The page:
My, my, my. This year we have something very special for you - it’s a story about a real shipwreck.
Now Nova Scotia is almost an island surrounded by rough rock. People who come here in the summer can’t even imagine the roar and crash of the waves in winter. The tides in the Bay of Fundy are the highest in the world and all that water rushing in and out makes that water strong like you wouldn’t believe. And then the wind ... It would hardly be an exaggeration to say that children and small adults can’t go outdoors when it’s windy, for fear of being blown away. So this mix of rock and wind and rushing water can make for some pretty dangerous conditions on the water, especially in the wintertime.
Oh, we know you can hear shipwreck stories in every village around the coast of Nova Scotia. That crowd around Lunenburg and Chester will even have you believing that most of the ships that left port were lost at sea, attacked by pirates, or were full of golden treasure.
But the good folk of Yarmouth County, in the small villages like Port Maitland, are not a bit like that. They are not the type to be scaring the tourists or bragging themselves up. People of Port Maitland are sea people. They earn their living from the sea, work in it, or on it, or near it, every day. The rocks or shoals where boats are wrecked are right beside the places where they fish. Most of all, they understand that the treasure aboard a boat is not gold coins but the men and women on board.
The story we are going to tell you today is the story of the sinking of the Nelson B.
And who better to tell you this story than someone who was there? George Snow has lived in Port Maitland all his life and he is a great storyteller. At the age of 91 now, he remembers the details as if it were yesterday.
Folks will want to know the Nelson B was headed towards Weymouth in Digby County for a load of pulpwood Friday the 13th day of January, 1967. Yes, that’s right, Friday the 13th. It was a dark and
stormy night ...
Here are some facts that might interest you:
The Nelson B was a steel cargo ship about 162 feet long and 28 feet wide. It had been built in Scotland in 1949 and was named Beauly Firth.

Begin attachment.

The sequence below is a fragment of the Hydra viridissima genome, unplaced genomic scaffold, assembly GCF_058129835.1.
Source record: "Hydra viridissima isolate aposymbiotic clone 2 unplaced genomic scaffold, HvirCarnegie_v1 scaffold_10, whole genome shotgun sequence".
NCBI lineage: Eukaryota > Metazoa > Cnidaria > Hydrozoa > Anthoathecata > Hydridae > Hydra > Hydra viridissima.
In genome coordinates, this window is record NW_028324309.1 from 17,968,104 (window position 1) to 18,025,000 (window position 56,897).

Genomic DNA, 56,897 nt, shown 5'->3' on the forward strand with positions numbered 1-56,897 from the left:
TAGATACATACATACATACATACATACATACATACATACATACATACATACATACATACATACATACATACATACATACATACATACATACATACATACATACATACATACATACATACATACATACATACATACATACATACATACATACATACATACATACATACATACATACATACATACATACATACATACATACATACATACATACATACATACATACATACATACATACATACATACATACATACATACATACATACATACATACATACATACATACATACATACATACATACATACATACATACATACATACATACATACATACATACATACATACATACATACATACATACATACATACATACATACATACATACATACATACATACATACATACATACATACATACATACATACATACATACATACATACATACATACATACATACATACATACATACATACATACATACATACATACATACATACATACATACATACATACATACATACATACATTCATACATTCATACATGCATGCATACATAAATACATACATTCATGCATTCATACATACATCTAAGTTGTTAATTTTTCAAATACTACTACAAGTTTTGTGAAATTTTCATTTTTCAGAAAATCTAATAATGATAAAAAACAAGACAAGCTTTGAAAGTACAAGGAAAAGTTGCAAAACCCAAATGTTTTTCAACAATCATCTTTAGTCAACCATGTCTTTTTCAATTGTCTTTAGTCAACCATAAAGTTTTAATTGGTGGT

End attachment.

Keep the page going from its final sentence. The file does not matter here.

Then around about 1965 the boat was sold to Bouchard Navigation Ltd. in Quebec and re-named the Nelson B.
Here’s the notorious Trinity Ledge where the Nelson B came to grief:
These people tried to help the Nelson B the night it went down:
- Staff from Search and Rescue Halifax
- Staff from the radio direction finding station Rockville
- Seamen from the coastguard cutter Relay
- Fishermen from a Cape Saint Mary herring seiner, Hubert Doucet captain
- Seamen from a Manchester Line ship
- Port Maitland fisherman Lyle Ellis
- Volunteer firemen (most also fishermen) from Port Maitland - six boats:
- Jesse Ellis captain
- Ivan Thomas captain
- Charles Ellis captain
- Tom Smith captain
- Edward Smith captain
- Bernard Smith
- George Snow captain
- Phil Dennis
- Glen Hersey
- Donald Crocker
And this was the treasure aboard the Nelson B:
- Alphonse Bouchard, captain
- Victor Bouchard, chief engineer
- Bernard Bouchard, second engineer
- Odile Bouchard
- Michelle Bouchard
- Ray Nichol
- Donald Scott
- Raymond Bouchard
- Fernand Tremblay
- Two dogs - Mick and Dickie
If you think we’ve been telling you a tall tale, you’ll have to go and look it up yourselves. Try two newspapers: the Halifax Chronicle Herald, Monday January 16, 1967, and the Yarmouth Vanguard, Wednesday January 18, 1967. And have a look at the European shipwreck site “The Wrecksite” and the Maritime Museum of the Atlantic’s online shipwreck database and Clyde Built Ships.
As usual, we have had help from many people. Thank you, George, for telling us the story. Phil and Gertrude Dennis were generous with their time and memories and loaned us their old newspapers. Megan Snow helped in preparation of the video and Chris Snow did the computer work.
Adam Graham of Adam Graham Photography made the video and we are very appreciative of his fine work.
Howard and Madeleine Snow